Night Driving is the brainchild of multi-instrumentalist/singer Steve Gintz. Flaws, his debut album, was inspired by and originally recorded for the Wire magazine’s rpm challenge, an annual call to artists to create an entire record in the month of February. This record is an intimate glimpse into the mind and soul of a multi-faceted musician observing the complexities of consciousness with focus and emotion.
These songs do not sit still, they stir and gestate with every listen. The lyrics marinate and seep with no intention of losing the listener in esoteric run around. On “Don’t Worry I’ll Bring Sunglasses and Bottled Water”, lyrics such as “Go on believing what you will/and I’ll respect that but ask still/where is god and where am I?/where evil lives and good men die”, evoke emotions of uncertainty about the morality of natural law. The feelings here are as authentic as they are well investigated, possessing a nakedness that is often aspired to but rarely achieved.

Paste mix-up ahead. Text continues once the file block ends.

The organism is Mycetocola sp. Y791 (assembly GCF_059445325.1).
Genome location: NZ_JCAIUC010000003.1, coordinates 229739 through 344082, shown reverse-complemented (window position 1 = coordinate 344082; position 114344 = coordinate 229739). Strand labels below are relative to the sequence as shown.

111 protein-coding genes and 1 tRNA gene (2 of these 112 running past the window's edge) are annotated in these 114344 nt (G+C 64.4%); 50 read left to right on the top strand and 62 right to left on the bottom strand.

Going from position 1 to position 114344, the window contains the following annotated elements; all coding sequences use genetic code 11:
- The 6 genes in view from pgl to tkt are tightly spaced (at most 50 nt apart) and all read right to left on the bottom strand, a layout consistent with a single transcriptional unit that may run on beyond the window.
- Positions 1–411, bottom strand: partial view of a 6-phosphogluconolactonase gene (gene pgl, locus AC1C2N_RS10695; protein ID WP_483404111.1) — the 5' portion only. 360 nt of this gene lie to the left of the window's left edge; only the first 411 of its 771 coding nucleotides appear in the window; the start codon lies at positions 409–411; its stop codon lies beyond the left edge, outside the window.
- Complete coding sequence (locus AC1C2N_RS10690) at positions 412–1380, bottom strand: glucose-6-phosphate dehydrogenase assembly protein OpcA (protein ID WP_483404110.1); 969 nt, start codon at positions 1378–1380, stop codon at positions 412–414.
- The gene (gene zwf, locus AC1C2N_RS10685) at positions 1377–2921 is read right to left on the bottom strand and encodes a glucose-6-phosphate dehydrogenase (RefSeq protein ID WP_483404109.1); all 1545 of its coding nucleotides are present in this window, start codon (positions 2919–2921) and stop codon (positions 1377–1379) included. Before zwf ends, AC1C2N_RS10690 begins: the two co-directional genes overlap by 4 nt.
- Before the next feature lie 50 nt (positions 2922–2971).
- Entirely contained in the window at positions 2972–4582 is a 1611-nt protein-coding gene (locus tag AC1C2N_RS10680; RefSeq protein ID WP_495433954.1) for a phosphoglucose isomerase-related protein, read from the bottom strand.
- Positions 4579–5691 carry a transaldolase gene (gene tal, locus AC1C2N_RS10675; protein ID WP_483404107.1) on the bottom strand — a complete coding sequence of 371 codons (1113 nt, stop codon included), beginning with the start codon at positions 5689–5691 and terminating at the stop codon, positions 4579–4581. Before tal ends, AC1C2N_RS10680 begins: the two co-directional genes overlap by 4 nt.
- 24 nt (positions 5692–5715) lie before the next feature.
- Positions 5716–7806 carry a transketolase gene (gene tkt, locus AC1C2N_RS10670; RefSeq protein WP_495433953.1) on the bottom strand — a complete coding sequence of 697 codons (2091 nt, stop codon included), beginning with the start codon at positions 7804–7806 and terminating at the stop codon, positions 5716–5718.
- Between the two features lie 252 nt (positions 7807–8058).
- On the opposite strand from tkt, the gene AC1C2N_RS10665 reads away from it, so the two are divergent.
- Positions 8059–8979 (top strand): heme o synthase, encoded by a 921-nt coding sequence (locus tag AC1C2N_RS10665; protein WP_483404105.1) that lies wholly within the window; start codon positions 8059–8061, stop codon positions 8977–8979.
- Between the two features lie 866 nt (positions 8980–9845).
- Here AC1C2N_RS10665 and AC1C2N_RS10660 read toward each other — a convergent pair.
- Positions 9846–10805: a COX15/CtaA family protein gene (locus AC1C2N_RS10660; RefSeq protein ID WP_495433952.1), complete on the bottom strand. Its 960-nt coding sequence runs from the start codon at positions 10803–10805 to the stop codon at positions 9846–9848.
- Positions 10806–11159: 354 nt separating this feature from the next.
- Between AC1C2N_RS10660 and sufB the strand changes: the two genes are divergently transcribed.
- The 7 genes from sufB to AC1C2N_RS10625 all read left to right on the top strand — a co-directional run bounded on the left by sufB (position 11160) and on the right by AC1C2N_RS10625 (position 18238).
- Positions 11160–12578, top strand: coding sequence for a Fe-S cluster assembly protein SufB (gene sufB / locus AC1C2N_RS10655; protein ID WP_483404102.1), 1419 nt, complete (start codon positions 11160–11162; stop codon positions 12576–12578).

Throughout the course of the 10 tracks on Flaws different influences bubble up to the surface, but with a subtlety that speaks to Gintz’s ability to maintain his own artistic voice. On “A Thousand Voices Coming Clear”, a trumpet rising out of the verses brings to mind the dusty dirt road aesthetic of Calexico while “Into the City Lights” floats on pulsing electronic drums with an air reminiscent of Thom Yorke’s Eraser. This album is a deep look inside an artist who has a lot to say and a lot of ways to say it. The most fitting sentiment I can think of to convey the albums virtue is spoken by Gintz himself in”Freedom and Draincleaner”.
“And as the day wears with it’s clock burning stares and hourly bell/it’s such a beautiful thing how life can bring a man to turn inside himself”.
This album is a testament to that sentiment.
Listen/Purchase Nightdriving Flaws